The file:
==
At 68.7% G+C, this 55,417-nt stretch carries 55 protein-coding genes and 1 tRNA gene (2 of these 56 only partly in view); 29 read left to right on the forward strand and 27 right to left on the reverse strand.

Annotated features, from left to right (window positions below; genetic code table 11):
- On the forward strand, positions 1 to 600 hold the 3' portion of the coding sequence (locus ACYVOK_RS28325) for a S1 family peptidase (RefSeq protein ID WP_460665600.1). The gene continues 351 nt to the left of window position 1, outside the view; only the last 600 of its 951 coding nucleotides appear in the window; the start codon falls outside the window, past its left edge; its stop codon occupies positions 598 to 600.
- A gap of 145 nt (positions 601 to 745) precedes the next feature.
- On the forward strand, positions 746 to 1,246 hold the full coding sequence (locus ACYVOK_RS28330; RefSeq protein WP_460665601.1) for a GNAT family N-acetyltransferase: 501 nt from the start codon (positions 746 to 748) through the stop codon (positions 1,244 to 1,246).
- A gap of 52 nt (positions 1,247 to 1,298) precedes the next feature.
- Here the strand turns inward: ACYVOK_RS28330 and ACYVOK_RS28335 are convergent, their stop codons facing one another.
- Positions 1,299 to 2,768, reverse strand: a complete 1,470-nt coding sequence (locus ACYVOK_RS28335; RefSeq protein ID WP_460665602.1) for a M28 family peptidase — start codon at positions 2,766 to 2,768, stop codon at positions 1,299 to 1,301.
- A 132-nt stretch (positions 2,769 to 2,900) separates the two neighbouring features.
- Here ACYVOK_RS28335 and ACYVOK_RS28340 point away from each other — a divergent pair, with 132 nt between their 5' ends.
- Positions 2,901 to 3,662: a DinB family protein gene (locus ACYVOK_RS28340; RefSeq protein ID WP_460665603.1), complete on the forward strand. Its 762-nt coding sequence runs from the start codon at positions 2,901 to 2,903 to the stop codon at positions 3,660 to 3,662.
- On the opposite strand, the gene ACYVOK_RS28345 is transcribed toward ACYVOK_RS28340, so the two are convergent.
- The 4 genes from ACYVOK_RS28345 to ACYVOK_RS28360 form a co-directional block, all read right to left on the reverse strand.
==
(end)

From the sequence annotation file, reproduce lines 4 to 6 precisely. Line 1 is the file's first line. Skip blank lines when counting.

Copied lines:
- A gap of 145 nt (positions 601 to 745) precedes the next feature.
- On the forward strand, positions 746 to 1,246 hold the full coding sequence (locus ACYVOK_RS28330; RefSeq protein WP_460665601.1) for a GNAT family N-acetyltransferase: 501 nt from the start codon (positions 746 to 748) through the stop codon (positions 1,244 to 1,246).
- A gap of 52 nt (positions 1,247 to 1,298) precedes the next feature.